The basic building blocks of the Windows interface have remained unchanged for years, with only relatively minor tweaks to break the familiar routine. With Windows 7, those familiar pieces get the biggest makeover they’ve had since the turn of the century.
The basic layout of the Windows taskbar is the same as it has been for more than a decade: a Start button on the left side, a clock and some small icons on the opposite side, and room in between for buttons that represent programs.
By default, those taskbar buttons are noticeably bigger than the ones you’re accustomed to from earlier Windows versions.They also serve a dual purpose: to start up programs and to switch between running application windows. You can pin shortcuts to the taskbar so that they’re always available (even when the program they represent isn’t running) and drag buttons left or right to reorder them.
When you move your mouse over a taskbar button that represents a running program, the Aero interface shows you a live thumbnail preview of every window associated with that button. Hover the mouse over a preview, and a nifty new feature called Aero Peek hides other windows to show you only the one you’ve highlighted. Move the mouse away from the preview and Windows restores your desktop.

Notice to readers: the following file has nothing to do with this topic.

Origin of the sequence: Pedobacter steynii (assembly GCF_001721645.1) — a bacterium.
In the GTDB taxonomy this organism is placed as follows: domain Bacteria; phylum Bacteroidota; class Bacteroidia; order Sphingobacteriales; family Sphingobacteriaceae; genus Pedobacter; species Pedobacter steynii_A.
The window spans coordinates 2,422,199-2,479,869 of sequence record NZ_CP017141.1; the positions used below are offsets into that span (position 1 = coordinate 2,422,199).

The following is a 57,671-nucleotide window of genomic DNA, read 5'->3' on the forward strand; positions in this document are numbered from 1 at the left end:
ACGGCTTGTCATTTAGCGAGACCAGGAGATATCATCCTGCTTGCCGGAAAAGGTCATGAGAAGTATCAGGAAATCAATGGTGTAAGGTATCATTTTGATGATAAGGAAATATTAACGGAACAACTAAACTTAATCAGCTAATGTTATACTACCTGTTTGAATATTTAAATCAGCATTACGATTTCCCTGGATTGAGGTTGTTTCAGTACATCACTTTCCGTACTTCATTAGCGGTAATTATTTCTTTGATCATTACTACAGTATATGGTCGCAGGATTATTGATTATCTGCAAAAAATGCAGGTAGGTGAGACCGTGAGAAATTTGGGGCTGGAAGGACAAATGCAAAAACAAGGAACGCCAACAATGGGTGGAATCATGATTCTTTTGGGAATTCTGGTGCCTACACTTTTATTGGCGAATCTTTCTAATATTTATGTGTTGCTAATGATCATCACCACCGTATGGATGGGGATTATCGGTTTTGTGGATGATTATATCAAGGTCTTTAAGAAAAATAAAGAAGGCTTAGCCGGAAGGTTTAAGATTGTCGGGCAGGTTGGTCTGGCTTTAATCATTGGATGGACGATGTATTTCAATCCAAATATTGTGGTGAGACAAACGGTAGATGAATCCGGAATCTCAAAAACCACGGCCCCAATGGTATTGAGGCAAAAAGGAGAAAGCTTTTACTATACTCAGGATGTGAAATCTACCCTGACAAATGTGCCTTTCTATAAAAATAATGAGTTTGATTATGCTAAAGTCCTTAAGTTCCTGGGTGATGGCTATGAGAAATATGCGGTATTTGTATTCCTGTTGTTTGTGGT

For programs that support lists of recently opened files, you can right-click to display a Jump List. You can “pin” frequently used items to this list as well so that they’re always available.
Every Windows user has, at some point in their computing lifetime, watched in horror as the number of icons in the notification area rose to double digits and threatened to over-whelm the rest of the taskbar. In Windows 7, notifications are hidden by default. You can customize individual notifications so that they’re always visible, or click the arrow to the left of the visible icons to reveal and work with the collection of hidden icons. In the Notifica¬tion Area Icons dialog box, you can adjust each icon’s behavior indi¬vidually or use the links at the bottom of the dialog box to globally change the appearance and behavior of this area.
Arguably, personalizing the Windows environment with custom desktop backgrounds, sounds, and screen savers has only a minor impact on productivity. But those tweaks are still psychologically important. In Windows 7, the entire collection of personalization set-tings is consolidated in a single dialog box.
Source of Information : Microsoft Press - Windows 7 Inside Out
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